This Week in History

Death Day of a Queen

Who was Nobody’s Fool: April 1, 1204

Queen Eleanor of Aquitaine, as she appeared on the obverse side of her seal

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At Henry I’s death, civil war engulfed England. Neither the Norman nor the English barons wanted King Henry’s chosen heir to be their king. This heir was Henry Plantagenet, the son of Matilda (King Henry I’s daughter) and Count Geoffrey Plantagenet. From Geoffrey, Henry Plantagenet inherited the French fiefs of Anjou, Touraine, and Maine, as well as Normandy. After the civil war in England ended, Henry came into his inheritance there as King Henry II. (From Henry’s family name, we call his line of English kings the Plantagenets.) He controlled not only England and a large portion of northern France, but much of southern France as well. As lord of the four French fiefs, Henry II controlled a large section of France. Before becoming king he had, in 1152, married Eleanor of Aquitaine — heiress to the French provinces of Poitou, Guienne, Gascony, and most of southern France. This marriage made Henry the most powerful man in western Europe.

An illustration of the wedding of Eleanor and Louis, from the 14th century

Eleanor of Aquitaine, born about 1122, was one of the wealthiest and most intelligent women of the age. She had been queen of France as wife of Louis VII and had borne him two daughters. She had also traveled to the Holy Land with Louis and made his court a center of literature and music. But Louis claimed the marriage was invalid since he and Eleanor were close relations. (Eleanor had also not given him a male heir.) A council of French bishops agreed with Louis, and they annulled the marriage. Six weeks later, Eleanor married Henry Plantagenet, then just the count of Anjou — for love as well as for a political alliance. She was 11 years older than Henry.

King Henry II

Eleanor’s father, William X of Aquitaine, was both a duke and a leading poet of medieval France. Lord over more land and more wealth than the king of France, William was a patron of the leading poets of France. Eleanor had grown up in the company of poets and musicians. She made the duke’s court in Poitiers a center of culture. In England, too, she became the patroness of poets and judge of artistic quality. She was responsible for the development of troubadour poetry as well as for the writing of songs and poems about King Arthur, the legendary king of England, that became the basis of the medieval romances about Arthur and his Knights of the Round Table.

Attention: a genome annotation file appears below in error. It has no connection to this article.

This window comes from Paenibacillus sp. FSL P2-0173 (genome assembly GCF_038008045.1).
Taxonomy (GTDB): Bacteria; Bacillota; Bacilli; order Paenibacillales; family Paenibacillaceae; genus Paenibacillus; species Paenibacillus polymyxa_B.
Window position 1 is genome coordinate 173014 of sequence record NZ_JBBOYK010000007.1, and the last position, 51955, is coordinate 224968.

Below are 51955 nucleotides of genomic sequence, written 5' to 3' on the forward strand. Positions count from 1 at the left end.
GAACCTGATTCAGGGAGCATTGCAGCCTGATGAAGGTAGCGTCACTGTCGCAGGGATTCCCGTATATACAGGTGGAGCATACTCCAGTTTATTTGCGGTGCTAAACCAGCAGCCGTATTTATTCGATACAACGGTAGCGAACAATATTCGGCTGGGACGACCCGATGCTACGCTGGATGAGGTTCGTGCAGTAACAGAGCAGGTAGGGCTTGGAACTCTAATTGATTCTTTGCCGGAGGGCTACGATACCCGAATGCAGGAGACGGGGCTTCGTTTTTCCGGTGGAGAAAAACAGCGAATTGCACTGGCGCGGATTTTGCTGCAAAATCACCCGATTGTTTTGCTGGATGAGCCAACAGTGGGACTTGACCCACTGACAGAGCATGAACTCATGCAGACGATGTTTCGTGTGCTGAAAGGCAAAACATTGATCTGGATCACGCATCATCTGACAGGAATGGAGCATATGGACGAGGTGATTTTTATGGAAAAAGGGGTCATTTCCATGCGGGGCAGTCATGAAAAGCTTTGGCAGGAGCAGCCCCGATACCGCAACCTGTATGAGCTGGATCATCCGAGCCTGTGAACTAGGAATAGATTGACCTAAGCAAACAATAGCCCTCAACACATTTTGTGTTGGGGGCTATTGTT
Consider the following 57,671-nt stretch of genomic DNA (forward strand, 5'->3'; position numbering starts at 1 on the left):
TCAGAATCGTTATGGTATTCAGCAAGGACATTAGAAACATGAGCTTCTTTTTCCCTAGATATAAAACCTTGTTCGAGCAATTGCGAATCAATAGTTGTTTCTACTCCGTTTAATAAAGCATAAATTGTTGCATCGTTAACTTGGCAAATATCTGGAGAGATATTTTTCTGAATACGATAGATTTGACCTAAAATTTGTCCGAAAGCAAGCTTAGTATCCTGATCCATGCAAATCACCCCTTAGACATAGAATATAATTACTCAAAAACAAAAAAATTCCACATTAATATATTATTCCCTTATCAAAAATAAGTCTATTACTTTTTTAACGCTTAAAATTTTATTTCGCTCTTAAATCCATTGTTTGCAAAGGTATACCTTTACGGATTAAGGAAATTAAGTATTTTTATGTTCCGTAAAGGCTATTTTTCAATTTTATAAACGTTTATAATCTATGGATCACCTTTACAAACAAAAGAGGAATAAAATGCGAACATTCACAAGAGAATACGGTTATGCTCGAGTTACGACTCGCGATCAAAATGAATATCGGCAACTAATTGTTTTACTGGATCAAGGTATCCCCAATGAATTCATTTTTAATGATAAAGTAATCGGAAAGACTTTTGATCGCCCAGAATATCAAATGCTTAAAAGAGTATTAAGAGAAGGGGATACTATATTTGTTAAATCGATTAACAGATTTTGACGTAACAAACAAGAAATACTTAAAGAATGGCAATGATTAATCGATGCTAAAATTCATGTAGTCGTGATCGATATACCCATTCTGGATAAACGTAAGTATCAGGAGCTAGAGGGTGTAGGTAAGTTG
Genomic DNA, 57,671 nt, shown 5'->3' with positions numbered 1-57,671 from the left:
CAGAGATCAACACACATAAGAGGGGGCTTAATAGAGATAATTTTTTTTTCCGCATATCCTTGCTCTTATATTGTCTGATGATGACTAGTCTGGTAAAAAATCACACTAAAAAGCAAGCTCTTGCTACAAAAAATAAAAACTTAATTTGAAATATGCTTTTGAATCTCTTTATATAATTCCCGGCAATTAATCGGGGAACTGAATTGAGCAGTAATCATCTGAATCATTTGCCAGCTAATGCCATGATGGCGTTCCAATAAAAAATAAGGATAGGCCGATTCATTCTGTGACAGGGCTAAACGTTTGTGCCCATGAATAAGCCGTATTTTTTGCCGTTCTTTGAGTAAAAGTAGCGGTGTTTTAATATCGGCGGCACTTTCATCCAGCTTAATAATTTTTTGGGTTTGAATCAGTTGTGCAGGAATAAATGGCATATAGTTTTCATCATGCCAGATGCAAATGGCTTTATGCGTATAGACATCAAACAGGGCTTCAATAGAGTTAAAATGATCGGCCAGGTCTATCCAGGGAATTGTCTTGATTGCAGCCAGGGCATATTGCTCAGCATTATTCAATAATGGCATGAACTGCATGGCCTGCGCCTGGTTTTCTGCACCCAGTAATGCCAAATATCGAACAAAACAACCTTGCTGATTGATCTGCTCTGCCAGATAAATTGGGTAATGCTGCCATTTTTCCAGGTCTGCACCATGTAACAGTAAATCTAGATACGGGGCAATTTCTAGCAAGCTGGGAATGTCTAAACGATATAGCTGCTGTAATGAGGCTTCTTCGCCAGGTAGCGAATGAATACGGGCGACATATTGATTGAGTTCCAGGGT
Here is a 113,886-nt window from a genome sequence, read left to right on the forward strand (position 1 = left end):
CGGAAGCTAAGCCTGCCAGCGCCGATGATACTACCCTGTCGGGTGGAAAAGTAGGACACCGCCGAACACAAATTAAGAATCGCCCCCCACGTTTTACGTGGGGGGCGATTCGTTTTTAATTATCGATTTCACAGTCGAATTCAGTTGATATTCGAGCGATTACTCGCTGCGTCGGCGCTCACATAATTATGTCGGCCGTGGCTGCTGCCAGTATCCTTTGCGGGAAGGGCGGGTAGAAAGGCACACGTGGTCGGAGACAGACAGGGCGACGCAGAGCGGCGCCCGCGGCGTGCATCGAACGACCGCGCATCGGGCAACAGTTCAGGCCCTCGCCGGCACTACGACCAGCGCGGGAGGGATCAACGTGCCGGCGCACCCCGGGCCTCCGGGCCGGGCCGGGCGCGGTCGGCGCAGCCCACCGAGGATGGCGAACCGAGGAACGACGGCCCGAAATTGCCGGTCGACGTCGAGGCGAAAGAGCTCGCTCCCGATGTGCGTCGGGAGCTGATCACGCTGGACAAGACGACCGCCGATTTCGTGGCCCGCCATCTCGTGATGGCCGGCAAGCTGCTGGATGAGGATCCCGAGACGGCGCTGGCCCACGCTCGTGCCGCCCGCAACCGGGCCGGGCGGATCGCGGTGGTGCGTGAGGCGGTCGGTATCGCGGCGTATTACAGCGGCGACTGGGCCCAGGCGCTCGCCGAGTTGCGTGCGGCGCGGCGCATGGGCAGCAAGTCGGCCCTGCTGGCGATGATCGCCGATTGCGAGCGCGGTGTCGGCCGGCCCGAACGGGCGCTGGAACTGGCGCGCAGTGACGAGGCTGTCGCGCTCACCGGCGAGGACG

Eleanor was an extremely capable woman. When Henry was absent from England, Eleanor served as his regent there. She administered her own extensive lands in France. During the conflict of Henry with Thomas Becket, archbishop of Canterbury, Eleanor tried to find common ground for both men and to resolve their quarrel. The strong-willed, intelligent woman finally came into conflict with her husband for personal as well as political reasons.

Effigies of Queen Eleanor and King Henry, at Fontevrault Abbey

Eleanor and Henry had five sons — William (who died in childhood), Henry, Richard, Geoffrey, and John. King Henry, however, was unfaithful to Eleanor. In 1173, she encouraged her sons to rebel against their father. For this rebellion, Henry placed her under house arrest and even briefly imprisoned her. She remained under house arrest until King Henry died, 16 years later.

In 1200, when she was nearly 80 years old, Eleanor helped defend Anjou and Aquitaine against her rebel grandson, Arthur of Brittany. After King Henry’s death, Eleanor served as regent of England and her French provinces while her son, King Richard the Lion-Heart, was away at the Crusades. She finally retired to the monastery of Fontevrault in Anjou, where she died on April 1, 1204. Her death was mourned by poets and princes throughout England and France. All knew they had lost in her both a patron and an inspiration — a truly great woman.

 

Music by Eleanor’s Grandfather

Guillaume IX d’Aquitaine (William IX of Aquitaine) was Eleanor of Aquitaine’s grandfather and one of the most powerful men in Europe in the late 11th and early 12th centuries. He was also something of an artist — a composer of poems in what is called the Troubadour style. Indeed, he is known as one of the first Troubadours. The following recording is a performance by Jordi Savall and Hesperion XXI of one his poems set to music, Pos de chantar m´es pres talenz (“Since I have the desire to sing”).